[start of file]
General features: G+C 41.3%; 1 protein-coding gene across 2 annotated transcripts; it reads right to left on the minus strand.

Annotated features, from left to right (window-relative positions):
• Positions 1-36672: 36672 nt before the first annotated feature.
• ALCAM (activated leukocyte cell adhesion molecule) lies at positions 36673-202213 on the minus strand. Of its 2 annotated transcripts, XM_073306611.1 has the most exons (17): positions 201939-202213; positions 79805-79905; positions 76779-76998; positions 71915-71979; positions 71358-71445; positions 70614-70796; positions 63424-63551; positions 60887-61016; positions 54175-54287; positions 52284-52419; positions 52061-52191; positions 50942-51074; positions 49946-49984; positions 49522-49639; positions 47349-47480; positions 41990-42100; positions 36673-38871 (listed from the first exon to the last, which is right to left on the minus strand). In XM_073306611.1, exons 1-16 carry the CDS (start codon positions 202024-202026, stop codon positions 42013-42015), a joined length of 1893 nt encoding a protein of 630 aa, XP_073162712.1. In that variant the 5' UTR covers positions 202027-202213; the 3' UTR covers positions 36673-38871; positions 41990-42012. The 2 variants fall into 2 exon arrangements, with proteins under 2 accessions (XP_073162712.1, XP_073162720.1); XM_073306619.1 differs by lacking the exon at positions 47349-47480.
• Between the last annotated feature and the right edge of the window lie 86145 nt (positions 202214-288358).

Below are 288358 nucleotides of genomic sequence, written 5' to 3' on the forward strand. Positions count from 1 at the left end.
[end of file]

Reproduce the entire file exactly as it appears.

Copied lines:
General features: G+C 41.3%; 1 protein-coding gene across 2 annotated transcripts; it reads right to left on the minus strand.

Annotated features, from left to right (window-relative positions):
• Positions 1-36672: 36672 nt before the first annotated feature.
• ALCAM (activated leukocyte cell adhesion molecule) lies at positions 36673-202213 on the minus strand. Of its 2 annotated transcripts, XM_073306611.1 has the most exons (17): positions 201939-202213; positions 79805-79905; positions 76779-76998; positions 71915-71979; positions 71358-71445; positions 70614-70796; positions 63424-63551; positions 60887-61016; positions 54175-54287; positions 52284-52419; positions 52061-52191; positions 50942-51074; positions 49946-49984; positions 49522-49639; positions 47349-47480; positions 41990-42100; positions 36673-38871 (listed from the first exon to the last, which is right to left on the minus strand). In XM_073306611.1, exons 1-16 carry the CDS (start codon positions 202024-202026, stop codon positions 42013-42015), a joined length of 1893 nt encoding a protein of 630 aa, XP_073162712.1. In that variant the 5' UTR covers positions 202027-202213; the 3' UTR covers positions 36673-38871; positions 41990-42012. The 2 variants fall into 2 exon arrangements, with proteins under 2 accessions (XP_073162712.1, XP_073162720.1); XM_073306619.1 differs by lacking the exon at positions 47349-47480.
• Between the last annotated feature and the right edge of the window lie 86145 nt (positions 202214-288358).

Below are 288358 nucleotides of genomic sequence, written 5' to 3' on the forward strand. Positions count from 1 at the left end.